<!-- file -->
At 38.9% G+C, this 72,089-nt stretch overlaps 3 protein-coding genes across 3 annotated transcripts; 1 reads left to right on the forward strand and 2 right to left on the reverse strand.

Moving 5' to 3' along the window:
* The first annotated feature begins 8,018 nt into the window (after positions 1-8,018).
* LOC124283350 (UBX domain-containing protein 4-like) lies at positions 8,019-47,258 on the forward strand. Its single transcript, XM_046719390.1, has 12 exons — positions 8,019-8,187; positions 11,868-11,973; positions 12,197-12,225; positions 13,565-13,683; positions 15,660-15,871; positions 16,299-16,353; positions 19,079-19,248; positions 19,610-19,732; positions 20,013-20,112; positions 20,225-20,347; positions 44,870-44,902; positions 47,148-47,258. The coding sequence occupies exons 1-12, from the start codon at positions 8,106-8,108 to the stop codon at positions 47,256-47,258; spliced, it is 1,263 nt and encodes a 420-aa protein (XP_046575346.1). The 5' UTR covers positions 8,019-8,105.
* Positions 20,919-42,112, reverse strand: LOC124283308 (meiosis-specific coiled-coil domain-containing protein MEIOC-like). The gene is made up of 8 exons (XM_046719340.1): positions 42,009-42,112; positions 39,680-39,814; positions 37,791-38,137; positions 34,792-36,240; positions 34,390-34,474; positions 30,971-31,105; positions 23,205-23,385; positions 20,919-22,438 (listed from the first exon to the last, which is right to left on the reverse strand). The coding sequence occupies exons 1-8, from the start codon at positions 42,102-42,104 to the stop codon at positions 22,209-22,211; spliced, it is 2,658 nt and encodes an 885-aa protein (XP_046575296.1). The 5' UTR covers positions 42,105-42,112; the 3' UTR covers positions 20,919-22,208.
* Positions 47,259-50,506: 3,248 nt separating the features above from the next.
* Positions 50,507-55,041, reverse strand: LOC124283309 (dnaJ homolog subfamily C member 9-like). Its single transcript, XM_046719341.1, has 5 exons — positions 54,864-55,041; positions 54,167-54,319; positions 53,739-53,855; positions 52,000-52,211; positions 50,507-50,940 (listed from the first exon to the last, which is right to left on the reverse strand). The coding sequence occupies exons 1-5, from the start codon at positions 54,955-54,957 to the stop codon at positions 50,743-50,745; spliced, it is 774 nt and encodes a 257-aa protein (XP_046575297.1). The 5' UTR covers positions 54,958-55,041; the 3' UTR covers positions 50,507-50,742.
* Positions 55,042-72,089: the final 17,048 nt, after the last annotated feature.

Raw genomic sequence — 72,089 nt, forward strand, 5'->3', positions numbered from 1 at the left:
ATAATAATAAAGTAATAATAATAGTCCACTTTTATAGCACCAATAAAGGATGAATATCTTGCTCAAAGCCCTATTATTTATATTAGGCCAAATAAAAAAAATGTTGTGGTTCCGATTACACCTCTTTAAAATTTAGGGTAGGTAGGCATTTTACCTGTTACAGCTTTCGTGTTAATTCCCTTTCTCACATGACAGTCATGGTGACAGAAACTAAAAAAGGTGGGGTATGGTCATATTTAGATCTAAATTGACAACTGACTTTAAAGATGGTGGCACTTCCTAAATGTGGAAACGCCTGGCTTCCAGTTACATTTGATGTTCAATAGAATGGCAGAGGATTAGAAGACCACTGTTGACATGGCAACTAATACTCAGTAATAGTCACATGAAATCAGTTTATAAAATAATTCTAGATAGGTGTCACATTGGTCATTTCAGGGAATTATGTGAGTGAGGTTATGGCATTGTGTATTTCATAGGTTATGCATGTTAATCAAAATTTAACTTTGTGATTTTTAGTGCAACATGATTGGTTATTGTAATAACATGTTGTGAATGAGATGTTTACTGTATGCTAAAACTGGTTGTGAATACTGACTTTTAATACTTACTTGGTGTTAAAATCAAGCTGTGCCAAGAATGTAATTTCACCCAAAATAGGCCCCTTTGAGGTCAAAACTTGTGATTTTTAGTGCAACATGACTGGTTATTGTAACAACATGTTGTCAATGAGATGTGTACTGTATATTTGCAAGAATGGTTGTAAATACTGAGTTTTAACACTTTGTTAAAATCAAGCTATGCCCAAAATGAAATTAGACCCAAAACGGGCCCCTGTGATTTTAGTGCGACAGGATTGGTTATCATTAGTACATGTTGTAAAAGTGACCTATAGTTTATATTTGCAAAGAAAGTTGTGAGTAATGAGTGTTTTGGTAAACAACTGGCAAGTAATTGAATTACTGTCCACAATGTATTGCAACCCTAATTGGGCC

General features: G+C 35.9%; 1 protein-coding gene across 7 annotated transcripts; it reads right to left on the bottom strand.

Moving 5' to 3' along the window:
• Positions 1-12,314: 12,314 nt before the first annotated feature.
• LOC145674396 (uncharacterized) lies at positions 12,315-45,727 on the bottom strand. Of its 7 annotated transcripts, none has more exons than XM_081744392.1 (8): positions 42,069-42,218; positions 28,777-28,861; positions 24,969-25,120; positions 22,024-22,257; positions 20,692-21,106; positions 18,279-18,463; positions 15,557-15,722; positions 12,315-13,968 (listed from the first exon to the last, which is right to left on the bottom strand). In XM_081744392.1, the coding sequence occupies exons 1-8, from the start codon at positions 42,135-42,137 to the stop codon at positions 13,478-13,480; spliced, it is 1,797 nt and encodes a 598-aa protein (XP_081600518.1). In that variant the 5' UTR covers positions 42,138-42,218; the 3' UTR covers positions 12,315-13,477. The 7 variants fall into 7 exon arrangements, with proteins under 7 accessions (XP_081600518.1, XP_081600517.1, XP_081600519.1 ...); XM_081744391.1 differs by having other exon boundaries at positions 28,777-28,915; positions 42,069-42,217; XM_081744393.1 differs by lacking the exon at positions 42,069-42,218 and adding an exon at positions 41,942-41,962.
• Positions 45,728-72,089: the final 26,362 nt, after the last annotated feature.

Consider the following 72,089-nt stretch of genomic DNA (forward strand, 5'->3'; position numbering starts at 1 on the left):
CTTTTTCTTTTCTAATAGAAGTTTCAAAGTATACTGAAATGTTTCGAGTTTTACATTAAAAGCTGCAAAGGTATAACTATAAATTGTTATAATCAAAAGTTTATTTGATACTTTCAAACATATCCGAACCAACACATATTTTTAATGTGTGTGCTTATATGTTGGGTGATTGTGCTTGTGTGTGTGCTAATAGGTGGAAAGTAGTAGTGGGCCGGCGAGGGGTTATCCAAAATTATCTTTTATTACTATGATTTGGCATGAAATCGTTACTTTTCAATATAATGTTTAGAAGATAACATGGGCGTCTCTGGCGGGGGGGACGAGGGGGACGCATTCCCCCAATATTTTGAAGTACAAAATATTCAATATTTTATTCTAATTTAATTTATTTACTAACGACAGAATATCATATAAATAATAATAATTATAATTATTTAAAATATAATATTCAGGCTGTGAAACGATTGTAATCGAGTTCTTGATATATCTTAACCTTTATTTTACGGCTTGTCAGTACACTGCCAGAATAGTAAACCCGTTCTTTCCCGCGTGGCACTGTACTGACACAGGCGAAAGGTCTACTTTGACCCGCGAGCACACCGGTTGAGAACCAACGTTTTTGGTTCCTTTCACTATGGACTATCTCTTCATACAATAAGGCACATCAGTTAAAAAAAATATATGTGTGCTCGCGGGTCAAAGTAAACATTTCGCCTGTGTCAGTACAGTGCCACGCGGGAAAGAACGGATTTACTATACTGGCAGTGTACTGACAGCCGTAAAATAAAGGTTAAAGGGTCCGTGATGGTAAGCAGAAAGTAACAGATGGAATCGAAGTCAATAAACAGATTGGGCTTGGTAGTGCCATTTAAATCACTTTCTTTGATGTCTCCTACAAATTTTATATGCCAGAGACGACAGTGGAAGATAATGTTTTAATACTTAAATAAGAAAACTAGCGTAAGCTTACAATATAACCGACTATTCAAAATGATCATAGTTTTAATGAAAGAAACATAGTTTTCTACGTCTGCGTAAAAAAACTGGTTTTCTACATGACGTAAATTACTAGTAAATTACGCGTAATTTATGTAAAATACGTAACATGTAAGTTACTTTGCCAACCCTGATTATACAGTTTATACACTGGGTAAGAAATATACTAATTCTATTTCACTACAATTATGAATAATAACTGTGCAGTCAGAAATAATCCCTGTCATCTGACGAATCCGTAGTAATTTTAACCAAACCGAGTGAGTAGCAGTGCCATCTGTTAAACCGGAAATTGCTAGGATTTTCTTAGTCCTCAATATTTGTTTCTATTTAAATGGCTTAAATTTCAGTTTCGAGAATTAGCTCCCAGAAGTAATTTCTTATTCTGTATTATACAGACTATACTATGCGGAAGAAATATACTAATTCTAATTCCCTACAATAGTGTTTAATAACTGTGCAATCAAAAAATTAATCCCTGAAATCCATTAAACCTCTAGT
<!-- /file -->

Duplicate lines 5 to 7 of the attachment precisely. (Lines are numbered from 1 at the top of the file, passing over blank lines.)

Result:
* Positions 20,919-42,112, reverse strand: LOC124283308 (meiosis-specific coiled-coil domain-containing protein MEIOC-like). The gene is made up of 8 exons (XM_046719340.1): positions 42,009-42,112; positions 39,680-39,814; positions 37,791-38,137; positions 34,792-36,240; positions 34,390-34,474; positions 30,971-31,105; positions 23,205-23,385; positions 20,919-22,438 (listed from the first exon to the last, which is right to left on the reverse strand). The coding sequence occupies exons 1-8, from the start codon at positions 42,102-42,104 to the stop codon at positions 22,209-22,211; spliced, it is 2,658 nt and encodes an 885-aa protein (XP_046575296.1). The 5' UTR covers positions 42,105-42,112; the 3' UTR covers positions 20,919-22,208.
* Positions 47,259-50,506: 3,248 nt separating the features above from the next.
* Positions 50,507-55,041, reverse strand: LOC124283309 (dnaJ homolog subfamily C member 9-like). Its single transcript, XM_046719341.1, has 5 exons — positions 54,864-55,041; positions 54,167-54,319; positions 53,739-53,855; positions 52,000-52,211; positions 50,507-50,940 (listed from the first exon to the last, which is right to left on the reverse strand). The coding sequence occupies exons 1-5, from the start codon at positions 54,955-54,957 to the stop codon at positions 50,743-50,745; spliced, it is 774 nt and encodes a 257-aa protein (XP_046575297.1). The 5' UTR covers positions 54,958-55,041; the 3' UTR covers positions 50,507-50,742.